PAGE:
We all know that keeping our kids safe in the sun is important. But many of us are still getting suncare alarmingly wrong.
Celebrity mum Katie Piper even came under fire recently for her daughter's sun safety on Instagram, after posting a pic of Belle's scalp on holiday.
According to statistics from Boots Soltan, a shocking 42% of UK parents say their under 10 year olds have been sunburned, and 57% of parents don't reapply sun cream until their child starts to look pink, by which point, the damage is done.
The most common reason parents gave for sunburn in under 10s was that sunscreen wasn't applied often enough (34%), simply getting caught out in hot weather (31%) or not having sun cream with them (31%).
We talked to Cancer Research to get their top 10 tips for protecting kids in the sun.
1. Protect their scalp
Legionnaire style or wide-brimmed hats cut out around 50% of UV
radiation to the eyes, face and neck. It's a good idea to get babies and young children used to wearing a hat - they'll be less likely to resist when they're older.
It's also wise to remember to apply suncream to their scalp, like Katie Piper did to her daughter, Belle, when she had her hair styled in braids on holiday.
Some of Katie's Instagram users were quick to comment, with one writing, 'It looks very sore, is that dandruff? Don't let her scalp get sunburn.' Katie quickly responded, 'Belle is black Caribbean and has factor 50 sun cream on her scalp to avoid getting burnt'. Good on you Katie!
Katie Piper's daughter wears SPF50 on her scalp to protect her skin from the sun
2. Cover up
On days out, put kids in T-shirts and wide-brimmed hats. At the beach or pool, take along a spare T-shirt in case the first one gets wet, because wet fabric lets through more ultraviolet (UV) rays.
Remember that wearing a T-shirt will provide moderate protection from the sun, but won't protect children from it entirely. It is possible to buy UVA protective clothing, the most effective of which claims to be equivalent to using an SPF50.
3. Use plenty of factor 15+ sunscreen
Go for the highest SPF you can find and make sure it's at least 15+ and preferably 30+. Put the sunscreen on 15-30 minutes BEFORE kids go outside, because it doesn't work immediately.
4. Keep re-applying the sunscreen
After the kids have first gone out, put more sun cream on 30 minutes later. That way you'll be less likely to 'miss a bit' and kids will be better protected. Then make sure you re-apply every few hours - especially after swimming or towelling - whether or not it says it's waterproof.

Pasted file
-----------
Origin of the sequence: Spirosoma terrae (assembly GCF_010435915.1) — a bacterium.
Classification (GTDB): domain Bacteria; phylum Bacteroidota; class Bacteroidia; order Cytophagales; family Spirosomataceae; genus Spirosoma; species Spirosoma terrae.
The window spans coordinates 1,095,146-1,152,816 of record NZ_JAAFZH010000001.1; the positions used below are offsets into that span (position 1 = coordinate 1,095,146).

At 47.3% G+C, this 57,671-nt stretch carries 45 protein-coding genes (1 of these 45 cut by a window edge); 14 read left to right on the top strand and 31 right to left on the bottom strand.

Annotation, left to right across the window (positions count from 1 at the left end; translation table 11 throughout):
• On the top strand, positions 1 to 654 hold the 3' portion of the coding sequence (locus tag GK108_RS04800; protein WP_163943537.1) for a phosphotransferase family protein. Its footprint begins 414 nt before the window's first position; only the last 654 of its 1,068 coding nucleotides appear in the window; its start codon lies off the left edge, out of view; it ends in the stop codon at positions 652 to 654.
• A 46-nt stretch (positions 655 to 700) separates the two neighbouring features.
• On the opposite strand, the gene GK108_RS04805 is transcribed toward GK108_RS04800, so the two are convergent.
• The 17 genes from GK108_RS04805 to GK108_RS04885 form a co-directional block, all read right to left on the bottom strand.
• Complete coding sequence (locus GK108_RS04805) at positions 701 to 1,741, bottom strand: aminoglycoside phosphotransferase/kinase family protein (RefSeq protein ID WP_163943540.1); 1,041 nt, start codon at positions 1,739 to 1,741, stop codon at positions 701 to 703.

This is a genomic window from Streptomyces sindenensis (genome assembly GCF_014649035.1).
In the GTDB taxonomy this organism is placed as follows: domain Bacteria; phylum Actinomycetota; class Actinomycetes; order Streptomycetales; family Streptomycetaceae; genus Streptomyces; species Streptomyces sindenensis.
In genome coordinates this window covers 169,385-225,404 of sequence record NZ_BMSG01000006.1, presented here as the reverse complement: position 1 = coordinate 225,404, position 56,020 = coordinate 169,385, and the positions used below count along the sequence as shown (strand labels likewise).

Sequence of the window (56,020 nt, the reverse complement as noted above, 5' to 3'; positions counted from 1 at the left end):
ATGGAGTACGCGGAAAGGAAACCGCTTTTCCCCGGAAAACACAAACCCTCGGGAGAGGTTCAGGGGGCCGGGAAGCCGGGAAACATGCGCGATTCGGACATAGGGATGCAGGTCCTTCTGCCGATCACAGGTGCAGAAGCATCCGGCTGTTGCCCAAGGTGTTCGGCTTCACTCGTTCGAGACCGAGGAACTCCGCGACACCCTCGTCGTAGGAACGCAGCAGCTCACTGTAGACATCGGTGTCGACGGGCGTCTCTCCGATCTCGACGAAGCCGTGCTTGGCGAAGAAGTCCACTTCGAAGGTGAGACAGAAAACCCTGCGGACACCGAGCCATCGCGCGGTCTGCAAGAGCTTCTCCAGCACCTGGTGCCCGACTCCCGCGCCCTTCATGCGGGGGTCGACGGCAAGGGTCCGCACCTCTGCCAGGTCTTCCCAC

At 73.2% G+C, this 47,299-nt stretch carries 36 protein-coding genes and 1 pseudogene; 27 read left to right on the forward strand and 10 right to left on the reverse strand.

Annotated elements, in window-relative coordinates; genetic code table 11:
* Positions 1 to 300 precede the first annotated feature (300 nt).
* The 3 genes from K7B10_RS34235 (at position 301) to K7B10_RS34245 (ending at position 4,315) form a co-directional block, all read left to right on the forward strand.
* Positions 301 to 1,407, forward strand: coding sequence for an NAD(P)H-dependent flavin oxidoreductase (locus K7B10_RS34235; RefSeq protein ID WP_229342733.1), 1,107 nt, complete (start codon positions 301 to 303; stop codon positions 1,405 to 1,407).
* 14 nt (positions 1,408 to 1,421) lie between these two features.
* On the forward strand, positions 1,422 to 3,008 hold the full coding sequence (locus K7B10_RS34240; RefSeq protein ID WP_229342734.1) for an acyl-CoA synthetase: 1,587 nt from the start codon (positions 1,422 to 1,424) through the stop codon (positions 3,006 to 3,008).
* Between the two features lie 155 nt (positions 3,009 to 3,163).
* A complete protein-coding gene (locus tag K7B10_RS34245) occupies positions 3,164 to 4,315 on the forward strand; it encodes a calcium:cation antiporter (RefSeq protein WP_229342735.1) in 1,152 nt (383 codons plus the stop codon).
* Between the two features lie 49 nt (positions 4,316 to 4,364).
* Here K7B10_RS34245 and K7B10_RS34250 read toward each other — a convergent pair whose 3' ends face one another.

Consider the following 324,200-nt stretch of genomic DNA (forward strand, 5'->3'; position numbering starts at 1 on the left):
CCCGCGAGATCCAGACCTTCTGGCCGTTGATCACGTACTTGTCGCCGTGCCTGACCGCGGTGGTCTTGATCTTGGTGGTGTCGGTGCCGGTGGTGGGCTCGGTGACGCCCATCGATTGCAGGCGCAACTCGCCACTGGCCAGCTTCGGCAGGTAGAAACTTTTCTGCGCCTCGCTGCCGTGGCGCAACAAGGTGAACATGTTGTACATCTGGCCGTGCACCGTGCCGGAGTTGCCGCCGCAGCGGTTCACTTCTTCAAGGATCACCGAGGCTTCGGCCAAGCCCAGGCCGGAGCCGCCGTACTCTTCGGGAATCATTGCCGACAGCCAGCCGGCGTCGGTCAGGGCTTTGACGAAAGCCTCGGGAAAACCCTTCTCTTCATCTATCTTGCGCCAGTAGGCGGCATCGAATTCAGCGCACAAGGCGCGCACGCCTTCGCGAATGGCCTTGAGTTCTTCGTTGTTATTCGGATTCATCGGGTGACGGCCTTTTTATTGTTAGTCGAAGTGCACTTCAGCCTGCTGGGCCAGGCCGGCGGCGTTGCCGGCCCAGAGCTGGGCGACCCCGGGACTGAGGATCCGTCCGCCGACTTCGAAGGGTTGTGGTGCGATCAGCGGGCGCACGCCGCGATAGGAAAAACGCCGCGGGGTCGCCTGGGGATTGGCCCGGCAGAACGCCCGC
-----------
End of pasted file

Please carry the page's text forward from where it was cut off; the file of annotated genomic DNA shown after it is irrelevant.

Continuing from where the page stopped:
5. Pay attention to very little ones
Babies burn even faster than children and toddlers. No matter how much it might stop you doing other things, keep babies under 6 months out of the sun completely.
6. Invest in some shades
Encourage kids to wear sunglasses (eyes get sun damaged too). The best style is wraparound because they cut out more UV light and also offer a high level of UV protection.
Be warned: toy sunglasses can do more harm than good.
7. Buy a parasol for the buggy
They usually don't cost much extra, but the protection they give from the sun is worth far more.
8. Get under cover
You've heard of the song 'Mad dogs and Englishmen go out in the midday sun'? Well, don't try and copy it. On sunny days, try to organise outdoor activities in shady areas, and try to spend some time in the shade between 11am and 3pm.
9. Lead by example
Be a role model for your kids. Children will copy the behaviour of those around them, so if they see you covering up and putting on sunscreen, they're more likely to do the same.
10. Don't ignore the clouds
Just because it's not sunny doesn't mean you can't burn. The UV rays can still pass through the clouds and burn skin just as easily. Don't take any chances!
TESTED: Best and worst sun creams
Skin cancer facts
- There are two types of skin cancer: non-melanoma which is very common
- It's estimated that there are around 100,000 cases of skin cancer in
- Cases of melanoma are 4 times higher than the 1970s
- Over the last 25 years, rates of melanoma have gone up more quickly
- Melanoma survival rates are now among the highest for any cancer: 78%
- Around 2,300 people die from skin cancer every year in the UK